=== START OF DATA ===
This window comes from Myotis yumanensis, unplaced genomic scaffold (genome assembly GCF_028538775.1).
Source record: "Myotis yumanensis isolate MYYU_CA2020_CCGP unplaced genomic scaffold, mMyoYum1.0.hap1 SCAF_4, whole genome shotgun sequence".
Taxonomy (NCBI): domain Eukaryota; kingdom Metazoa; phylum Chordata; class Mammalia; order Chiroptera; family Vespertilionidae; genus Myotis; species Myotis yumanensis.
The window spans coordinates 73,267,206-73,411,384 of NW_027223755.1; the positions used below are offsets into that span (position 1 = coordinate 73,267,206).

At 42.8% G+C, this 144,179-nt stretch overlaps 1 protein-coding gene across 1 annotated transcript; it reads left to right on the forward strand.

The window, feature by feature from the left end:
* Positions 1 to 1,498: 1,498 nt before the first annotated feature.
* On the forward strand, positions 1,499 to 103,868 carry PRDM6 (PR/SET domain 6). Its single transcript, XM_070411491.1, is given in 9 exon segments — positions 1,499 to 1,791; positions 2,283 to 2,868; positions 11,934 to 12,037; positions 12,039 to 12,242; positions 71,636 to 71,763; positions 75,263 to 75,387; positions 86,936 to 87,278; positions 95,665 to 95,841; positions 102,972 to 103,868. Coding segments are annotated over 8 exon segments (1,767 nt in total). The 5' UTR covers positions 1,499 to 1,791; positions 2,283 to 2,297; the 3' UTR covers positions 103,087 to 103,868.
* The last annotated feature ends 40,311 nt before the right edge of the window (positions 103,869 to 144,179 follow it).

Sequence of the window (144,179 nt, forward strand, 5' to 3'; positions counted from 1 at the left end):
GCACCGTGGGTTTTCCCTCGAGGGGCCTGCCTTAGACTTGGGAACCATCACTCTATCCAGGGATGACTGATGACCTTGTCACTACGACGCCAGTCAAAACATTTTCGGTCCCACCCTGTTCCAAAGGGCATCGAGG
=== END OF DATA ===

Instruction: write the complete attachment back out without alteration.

This window comes from Myotis yumanensis, unplaced genomic scaffold (genome assembly GCF_028538775.1).
Source record: "Myotis yumanensis isolate MYYU_CA2020_CCGP unplaced genomic scaffold, mMyoYum1.0.hap1 SCAF_4, whole genome shotgun sequence".
Taxonomy (NCBI): domain Eukaryota; kingdom Metazoa; phylum Chordata; class Mammalia; order Chiroptera; family Vespertilionidae; genus Myotis; species Myotis yumanensis.
The window spans coordinates 73,267,206-73,411,384 of NW_027223755.1; the positions used below are offsets into that span (position 1 = coordinate 73,267,206).

At 42.8% G+C, this 144,179-nt stretch overlaps 1 protein-coding gene across 1 annotated transcript; it reads left to right on the forward strand.

The window, feature by feature from the left end:
* Positions 1 to 1,498: 1,498 nt before the first annotated feature.
* On the forward strand, positions 1,499 to 103,868 carry PRDM6 (PR/SET domain 6). Its single transcript, XM_070411491.1, is given in 9 exon segments — positions 1,499 to 1,791; positions 2,283 to 2,868; positions 11,934 to 12,037; positions 12,039 to 12,242; positions 71,636 to 71,763; positions 75,263 to 75,387; positions 86,936 to 87,278; positions 95,665 to 95,841; positions 102,972 to 103,868. Coding segments are annotated over 8 exon segments (1,767 nt in total). The 5' UTR covers positions 1,499 to 1,791; positions 2,283 to 2,297; the 3' UTR covers positions 103,087 to 103,868.
* The last annotated feature ends 40,311 nt before the right edge of the window (positions 103,869 to 144,179 follow it).

Sequence of the window (144,179 nt, forward strand, 5' to 3'; positions counted from 1 at the left end):
GCACCGTGGGTTTTCCCTCGAGGGGCCTGCCTTAGACTTGGGAACCATCACTCTATCCAGGGATGACTGATGACCTTGTCACTACGACGCCAGTCAAAACATTTTCGGTCCCACCCTGTTCCAAAGGGCATCGAGG